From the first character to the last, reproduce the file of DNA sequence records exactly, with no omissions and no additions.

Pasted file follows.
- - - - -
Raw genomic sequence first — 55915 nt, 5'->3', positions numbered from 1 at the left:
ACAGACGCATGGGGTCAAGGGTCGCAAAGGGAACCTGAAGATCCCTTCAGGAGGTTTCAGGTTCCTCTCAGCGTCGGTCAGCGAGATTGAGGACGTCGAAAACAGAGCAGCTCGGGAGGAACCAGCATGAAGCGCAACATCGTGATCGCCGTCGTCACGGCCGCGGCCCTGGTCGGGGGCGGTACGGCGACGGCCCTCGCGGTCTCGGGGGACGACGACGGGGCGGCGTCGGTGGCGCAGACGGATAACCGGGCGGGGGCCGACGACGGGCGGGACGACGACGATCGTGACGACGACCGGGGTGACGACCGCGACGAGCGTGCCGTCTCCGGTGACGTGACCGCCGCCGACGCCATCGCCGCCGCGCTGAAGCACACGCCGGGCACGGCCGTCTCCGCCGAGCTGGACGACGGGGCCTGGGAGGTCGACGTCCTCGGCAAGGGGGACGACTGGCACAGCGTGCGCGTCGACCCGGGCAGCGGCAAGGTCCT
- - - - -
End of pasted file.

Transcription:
Raw genomic sequence first — 55915 nt, 5'->3', positions numbered from 1 at the left:
ACAGACGCATGGGGTCAAGGGTCGCAAAGGGAACCTGAAGATCCCTTCAGGAGGTTTCAGGTTCCTCTCAGCGTCGGTCAGCGAGATTGAGGACGTCGAAAACAGAGCAGCTCGGGAGGAACCAGCATGAAGCGCAACATCGTGATCGCCGTCGTCACGGCCGCGGCCCTGGTCGGGGGCGGTACGGCGACGGCCCTCGCGGTCTCGGGGGACGACGACGGGGCGGCGTCGGTGGCGCAGACGGATAACCGGGCGGGGGCCGACGACGGGCGGGACGACGACGATCGTGACGACGACCGGGGTGACGACCGCGACGAGCGTGCCGTCTCCGGTGACGTGACCGCCGCCGACGCCATCGCCGCCGCGCTGAAGCACACGCCGGGCACGGCCGTCTCCGCCGAGCTGGACGACGGGGCCTGGGAGGTCGACGTCCTCGGCAAGGGGGACGACTGGCACAGCGTGCGCGTCGACCCGGGCAGCGGCAAGGTCCT